Gestational-age-specific reference ranges for blood pressure in pregnancy: findings from a prospective cohort.

Macdonald-Wallis C, Silverwood RJ, Fraser A, Nelson SM, Tilling K, Lawlor DA, de Stavola BL - J. Hypertens. (2015)

Reference ranges for SBP and DBP in pregnancy conditional on the level of blood pressure at 12 weeks gestation for iparous normal-weight nonsmoking women with normal pregnancies (N = 1832). Centiles are labelled. Note that in each of the plots, there is a star that corresponds to the value of SBP/DBP at 12 weeks.
© Copyright Policy - open-access
Related In: Results  -  Collection

License
Show All Figures
getmorefigures.php?uid=PMC4255761&req=5

Figure 5: Reference ranges for SBP and DBP in pregnancy conditional on the level of blood pressure at 12 weeks gestation for iparous normal-weight nonsmoking women with normal pregnancies (N = 1832). Centiles are labelled. Note that in each of the plots, there is a star that corresponds to the value of SBP/DBP at 12 weeks.
Mentions: Figure 5 shows the predicted reference ranges of SBP and DBP across pregnancy, conditional on different possible levels of blood pressure at 12 weeks gestation for iparous women. The equivalent reference ranges for multiparous women are shown in Supplementary Figure 7. For each additional 10 mmHg in SBP at 12 weeks, the reference ranges for SBP were predicted to be approximately 4 mmHg higher at 20 weeks and around 3 mmHg higher at 37 weeks gestation in both iparous and multiparous women (Supplementary Table 3). For each additional 10 mmHg in DBP at 12 weeks, the reference ranges for DBP were predicted to be around 3 mmHg higher at 20 weeks and around 2.5 mmHg higher at 37 weeks (Supplementary Table 3).

Bottom Line: Stratified reference ranges were higher for women in higher prepregnancy BMI categories, and lower for smokers than for nonsmokers throughout pregnancy.Normal ranges for blood pressure vary with gestation age and by maternal subgroups.Whole population and stratified normograms could be used as a reference to identify abnormal trajectories.

View Article: PubMed Central - PubMed

Affiliation: aMRC Integrative Epidemiology Unit at the University of Bristol bSchool of Social and Community Medicine, University of Bristol, Bristol cCentre for Statistical Methodology dDepartment of Medical Statistics, London School of Hygiene and Tropical Medicine, London eSchool of Medicine, University of Glasgow, Glasgow, UK.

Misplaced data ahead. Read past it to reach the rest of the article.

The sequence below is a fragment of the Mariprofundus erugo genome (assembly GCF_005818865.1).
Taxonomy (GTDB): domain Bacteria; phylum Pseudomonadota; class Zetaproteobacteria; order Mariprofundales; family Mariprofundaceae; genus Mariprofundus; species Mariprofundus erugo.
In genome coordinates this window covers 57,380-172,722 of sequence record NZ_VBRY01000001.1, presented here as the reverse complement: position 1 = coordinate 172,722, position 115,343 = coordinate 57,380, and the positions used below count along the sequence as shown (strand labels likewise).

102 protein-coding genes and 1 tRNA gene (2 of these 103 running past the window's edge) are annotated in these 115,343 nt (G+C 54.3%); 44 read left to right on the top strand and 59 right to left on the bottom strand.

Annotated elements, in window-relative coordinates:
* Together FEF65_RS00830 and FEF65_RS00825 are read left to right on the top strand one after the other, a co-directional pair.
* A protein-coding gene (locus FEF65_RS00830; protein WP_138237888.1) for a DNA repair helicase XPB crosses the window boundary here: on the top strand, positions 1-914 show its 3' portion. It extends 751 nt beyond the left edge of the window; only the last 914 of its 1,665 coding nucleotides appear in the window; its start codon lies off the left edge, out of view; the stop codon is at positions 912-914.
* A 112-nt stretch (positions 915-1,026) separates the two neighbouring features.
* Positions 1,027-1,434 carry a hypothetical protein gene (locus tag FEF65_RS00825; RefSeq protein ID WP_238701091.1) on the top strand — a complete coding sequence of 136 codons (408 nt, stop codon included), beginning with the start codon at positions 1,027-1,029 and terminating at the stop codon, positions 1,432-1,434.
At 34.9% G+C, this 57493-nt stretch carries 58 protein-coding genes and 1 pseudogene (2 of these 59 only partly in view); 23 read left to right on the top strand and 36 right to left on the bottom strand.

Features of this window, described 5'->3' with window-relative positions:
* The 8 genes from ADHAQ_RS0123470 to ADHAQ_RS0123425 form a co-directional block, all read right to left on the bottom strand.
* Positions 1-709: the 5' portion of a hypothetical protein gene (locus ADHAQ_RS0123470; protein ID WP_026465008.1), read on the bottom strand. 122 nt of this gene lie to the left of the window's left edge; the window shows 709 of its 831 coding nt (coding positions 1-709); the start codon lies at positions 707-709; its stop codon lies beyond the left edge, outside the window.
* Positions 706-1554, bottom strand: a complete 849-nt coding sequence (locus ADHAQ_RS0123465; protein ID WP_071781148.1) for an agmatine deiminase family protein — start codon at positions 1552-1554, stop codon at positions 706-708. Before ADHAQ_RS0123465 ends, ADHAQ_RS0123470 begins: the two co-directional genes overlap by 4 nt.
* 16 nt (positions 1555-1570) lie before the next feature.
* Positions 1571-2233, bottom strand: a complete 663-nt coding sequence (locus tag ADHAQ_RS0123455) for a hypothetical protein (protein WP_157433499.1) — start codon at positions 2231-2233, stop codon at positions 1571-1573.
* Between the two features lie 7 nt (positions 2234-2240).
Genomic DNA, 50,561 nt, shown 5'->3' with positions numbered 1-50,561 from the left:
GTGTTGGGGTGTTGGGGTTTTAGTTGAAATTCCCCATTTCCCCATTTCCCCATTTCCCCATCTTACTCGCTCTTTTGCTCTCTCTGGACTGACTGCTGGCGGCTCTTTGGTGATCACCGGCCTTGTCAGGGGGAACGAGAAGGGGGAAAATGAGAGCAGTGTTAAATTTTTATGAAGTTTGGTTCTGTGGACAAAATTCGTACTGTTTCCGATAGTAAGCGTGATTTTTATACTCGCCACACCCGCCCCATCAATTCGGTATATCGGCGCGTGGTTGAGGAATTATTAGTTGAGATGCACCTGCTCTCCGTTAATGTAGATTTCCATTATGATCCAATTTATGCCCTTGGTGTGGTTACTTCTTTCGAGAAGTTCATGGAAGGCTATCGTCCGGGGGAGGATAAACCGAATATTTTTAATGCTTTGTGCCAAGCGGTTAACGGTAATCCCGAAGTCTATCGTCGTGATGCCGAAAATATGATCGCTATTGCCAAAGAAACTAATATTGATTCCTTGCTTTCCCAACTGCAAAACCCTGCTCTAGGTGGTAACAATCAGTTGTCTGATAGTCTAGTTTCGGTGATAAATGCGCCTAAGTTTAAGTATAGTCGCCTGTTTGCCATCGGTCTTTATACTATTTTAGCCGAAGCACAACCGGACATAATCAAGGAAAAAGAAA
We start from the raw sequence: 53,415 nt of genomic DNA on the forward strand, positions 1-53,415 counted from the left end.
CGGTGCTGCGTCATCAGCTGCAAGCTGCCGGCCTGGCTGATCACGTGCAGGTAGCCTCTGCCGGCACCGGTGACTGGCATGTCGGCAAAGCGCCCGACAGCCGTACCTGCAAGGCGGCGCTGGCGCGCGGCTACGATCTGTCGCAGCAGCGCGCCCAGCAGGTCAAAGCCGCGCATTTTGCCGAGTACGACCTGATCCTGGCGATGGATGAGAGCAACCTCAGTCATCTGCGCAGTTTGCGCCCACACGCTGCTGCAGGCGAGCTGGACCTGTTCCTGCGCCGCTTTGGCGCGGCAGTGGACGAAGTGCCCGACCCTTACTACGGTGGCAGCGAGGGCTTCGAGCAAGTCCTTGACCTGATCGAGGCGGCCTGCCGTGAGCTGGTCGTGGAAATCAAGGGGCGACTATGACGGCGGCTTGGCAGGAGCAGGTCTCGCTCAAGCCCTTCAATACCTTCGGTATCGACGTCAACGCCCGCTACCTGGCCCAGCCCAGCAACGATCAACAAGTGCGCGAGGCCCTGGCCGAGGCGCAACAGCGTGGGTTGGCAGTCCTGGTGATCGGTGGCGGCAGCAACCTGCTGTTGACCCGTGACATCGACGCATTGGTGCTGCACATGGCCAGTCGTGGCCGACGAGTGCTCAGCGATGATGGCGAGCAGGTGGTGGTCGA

ABSTRACT

Objective: Pregnancy is a period of considerable change in blood pressure, with an early pregnancy decrease followed by a late pregnancy rise. High blood pressure in pregnancy is associated with adverse perinatal outcomes for the mother and offspring. We aimed to define normal ranges of blood pressure across gestation.

Methods: We used repeated antenatal blood pressure measurements [median (interquartile range) 10 (9-11) per woman] for 10,327 women. Multilevel models were used to derive longitudinal reference ranges for SBP and DBP from 12 to 40 weeks gestation for the whole cohort, for women with normal pregnancies (without essential hypertension or preeclampsia who delivered an appropriate-size-for-gestational age infant at term) and for subgroups of normal pregnancies defined by different levels of maternal prepregnancy BMI, smoking and parity.

Results: In normal pregnancies, the mean (95% reference range) SBP and DBP for iparous women at 12 weeks gestation were 112.1 (88.6-135.5) and 65.4 (48.9-81.9) mmHg, and at 37 weeks were 116.0 (92.3-139.7) and 70.0 (52.2-87.9) mmHg, respectively. For every additional 10  mm Hg of blood pressure at 12 weeks, normal ranges were 2-3 mm Hg higher across gestation. Reference ranges for multiparous women were 1-2  mm Hg lower throughout pregnancy. Stratified reference ranges were higher for women in higher prepregnancy BMI categories, and lower for smokers than for nonsmokers throughout pregnancy.

Conclusion: Normal ranges for blood pressure vary with gestation age and by maternal subgroups. Whole population and stratified normograms could be used as a reference to identify abnormal trajectories.

No MeSH data available.


Related in: MedlinePlus